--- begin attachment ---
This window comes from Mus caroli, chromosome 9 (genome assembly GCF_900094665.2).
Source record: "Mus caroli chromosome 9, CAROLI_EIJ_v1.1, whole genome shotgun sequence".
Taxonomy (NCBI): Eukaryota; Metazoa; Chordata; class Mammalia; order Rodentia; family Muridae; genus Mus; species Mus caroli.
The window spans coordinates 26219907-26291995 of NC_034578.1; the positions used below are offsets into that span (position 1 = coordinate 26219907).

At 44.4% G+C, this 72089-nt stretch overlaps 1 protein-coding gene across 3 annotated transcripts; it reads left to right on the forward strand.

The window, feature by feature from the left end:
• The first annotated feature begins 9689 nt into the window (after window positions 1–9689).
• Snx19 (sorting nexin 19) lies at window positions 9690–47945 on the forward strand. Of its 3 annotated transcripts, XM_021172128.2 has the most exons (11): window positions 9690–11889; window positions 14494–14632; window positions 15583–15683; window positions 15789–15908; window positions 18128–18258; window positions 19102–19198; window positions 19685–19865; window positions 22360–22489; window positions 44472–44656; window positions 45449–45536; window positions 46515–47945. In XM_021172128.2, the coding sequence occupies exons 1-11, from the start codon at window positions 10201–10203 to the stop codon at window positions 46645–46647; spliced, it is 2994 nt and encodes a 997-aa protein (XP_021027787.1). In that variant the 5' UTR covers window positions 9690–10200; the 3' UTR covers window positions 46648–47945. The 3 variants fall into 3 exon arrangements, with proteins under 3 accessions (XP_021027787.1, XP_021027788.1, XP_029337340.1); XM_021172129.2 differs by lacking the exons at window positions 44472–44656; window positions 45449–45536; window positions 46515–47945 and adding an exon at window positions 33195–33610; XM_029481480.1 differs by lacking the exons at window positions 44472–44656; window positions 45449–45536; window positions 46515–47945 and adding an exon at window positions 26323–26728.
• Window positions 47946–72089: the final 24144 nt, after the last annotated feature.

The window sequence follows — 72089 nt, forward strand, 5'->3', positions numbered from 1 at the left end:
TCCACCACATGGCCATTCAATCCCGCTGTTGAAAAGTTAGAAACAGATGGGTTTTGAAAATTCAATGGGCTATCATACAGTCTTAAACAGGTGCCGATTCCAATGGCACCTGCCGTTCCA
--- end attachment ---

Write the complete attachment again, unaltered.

This window comes from Mus caroli, chromosome 9 (genome assembly GCF_900094665.2).
Source record: "Mus caroli chromosome 9, CAROLI_EIJ_v1.1, whole genome shotgun sequence".
Taxonomy (NCBI): Eukaryota; Metazoa; Chordata; class Mammalia; order Rodentia; family Muridae; genus Mus; species Mus caroli.
The window spans coordinates 26219907-26291995 of NC_034578.1; the positions used below are offsets into that span (position 1 = coordinate 26219907).

At 44.4% G+C, this 72089-nt stretch overlaps 1 protein-coding gene across 3 annotated transcripts; it reads left to right on the forward strand.

The window, feature by feature from the left end:
• The first annotated feature begins 9689 nt into the window (after window positions 1–9689).
• Snx19 (sorting nexin 19) lies at window positions 9690–47945 on the forward strand. Of its 3 annotated transcripts, XM_021172128.2 has the most exons (11): window positions 9690–11889; window positions 14494–14632; window positions 15583–15683; window positions 15789–15908; window positions 18128–18258; window positions 19102–19198; window positions 19685–19865; window positions 22360–22489; window positions 44472–44656; window positions 45449–45536; window positions 46515–47945. In XM_021172128.2, the coding sequence occupies exons 1-11, from the start codon at window positions 10201–10203 to the stop codon at window positions 46645–46647; spliced, it is 2994 nt and encodes a 997-aa protein (XP_021027787.1). In that variant the 5' UTR covers window positions 9690–10200; the 3' UTR covers window positions 46648–47945. The 3 variants fall into 3 exon arrangements, with proteins under 3 accessions (XP_021027787.1, XP_021027788.1, XP_029337340.1); XM_021172129.2 differs by lacking the exons at window positions 44472–44656; window positions 45449–45536; window positions 46515–47945 and adding an exon at window positions 33195–33610; XM_029481480.1 differs by lacking the exons at window positions 44472–44656; window positions 45449–45536; window positions 46515–47945 and adding an exon at window positions 26323–26728.
• Window positions 47946–72089: the final 24144 nt, after the last annotated feature.

The window sequence follows — 72089 nt, forward strand, 5'->3', positions numbered from 1 at the left end:
TCCACCACATGGCCATTCAATCCCGCTGTTGAAAAGTTAGAAACAGATGGGTTTTGAAAATTCAATGGGCTATCATACAGTCTTAAACAGGTGCCGATTCCAATGGCACCTGCCGTTCCA